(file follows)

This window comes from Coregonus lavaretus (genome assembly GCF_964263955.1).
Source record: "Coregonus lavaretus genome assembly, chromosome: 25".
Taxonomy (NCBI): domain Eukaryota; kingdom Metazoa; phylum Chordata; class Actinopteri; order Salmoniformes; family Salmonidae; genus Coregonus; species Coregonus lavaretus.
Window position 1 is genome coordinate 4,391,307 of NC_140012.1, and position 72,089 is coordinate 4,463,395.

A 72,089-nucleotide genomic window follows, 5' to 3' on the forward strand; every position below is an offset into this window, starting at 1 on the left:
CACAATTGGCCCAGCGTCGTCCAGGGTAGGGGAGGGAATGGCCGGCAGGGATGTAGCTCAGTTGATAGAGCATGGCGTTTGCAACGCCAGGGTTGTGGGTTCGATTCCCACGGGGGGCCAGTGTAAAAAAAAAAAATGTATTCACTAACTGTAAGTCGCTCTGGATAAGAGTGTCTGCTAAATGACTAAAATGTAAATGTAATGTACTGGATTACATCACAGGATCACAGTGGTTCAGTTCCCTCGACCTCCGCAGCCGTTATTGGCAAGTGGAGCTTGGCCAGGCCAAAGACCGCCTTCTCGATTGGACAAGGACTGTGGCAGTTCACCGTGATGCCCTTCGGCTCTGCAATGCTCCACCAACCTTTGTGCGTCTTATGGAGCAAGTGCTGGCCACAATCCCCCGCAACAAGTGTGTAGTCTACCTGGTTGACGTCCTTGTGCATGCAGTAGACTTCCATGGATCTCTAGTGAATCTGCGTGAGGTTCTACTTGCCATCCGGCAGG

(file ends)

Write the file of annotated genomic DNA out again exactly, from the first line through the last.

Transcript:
This window comes from Coregonus lavaretus (genome assembly GCF_964263955.1).
Source record: "Coregonus lavaretus genome assembly, chromosome: 25".
Taxonomy (NCBI): domain Eukaryota; kingdom Metazoa; phylum Chordata; class Actinopteri; order Salmoniformes; family Salmonidae; genus Coregonus; species Coregonus lavaretus.
Window position 1 is genome coordinate 4,391,307 of NC_140012.1, and position 72,089 is coordinate 4,463,395.

A 72,089-nucleotide genomic window follows, 5' to 3' on the forward strand; every position below is an offset into this window, starting at 1 on the left:
CACAATTGGCCCAGCGTCGTCCAGGGTAGGGGAGGGAATGGCCGGCAGGGATGTAGCTCAGTTGATAGAGCATGGCGTTTGCAACGCCAGGGTTGTGGGTTCGATTCCCACGGGGGGCCAGTGTAAAAAAAAAAAATGTATTCACTAACTGTAAGTCGCTCTGGATAAGAGTGTCTGCTAAATGACTAAAATGTAAATGTAATGTACTGGATTACATCACAGGATCACAGTGGTTCAGTTCCCTCGACCTCCGCAGCCGTTATTGGCAAGTGGAGCTTGGCCAGGCCAAAGACCGCCTTCTCGATTGGACAAGGACTGTGGCAGTTCACCGTGATGCCCTTCGGCTCTGCAATGCTCCACCAACCTTTGTGCGTCTTATGGAGCAAGTGCTGGCCACAATCCCCCGCAACAAGTGTGTAGTCTACCTGGTTGACGTCCTTGTGCATGCAGTAGACTTCCATGGATCTCTAGTGAATCTGCGTGAGGTTCTACTTGCCATCCGGCAGG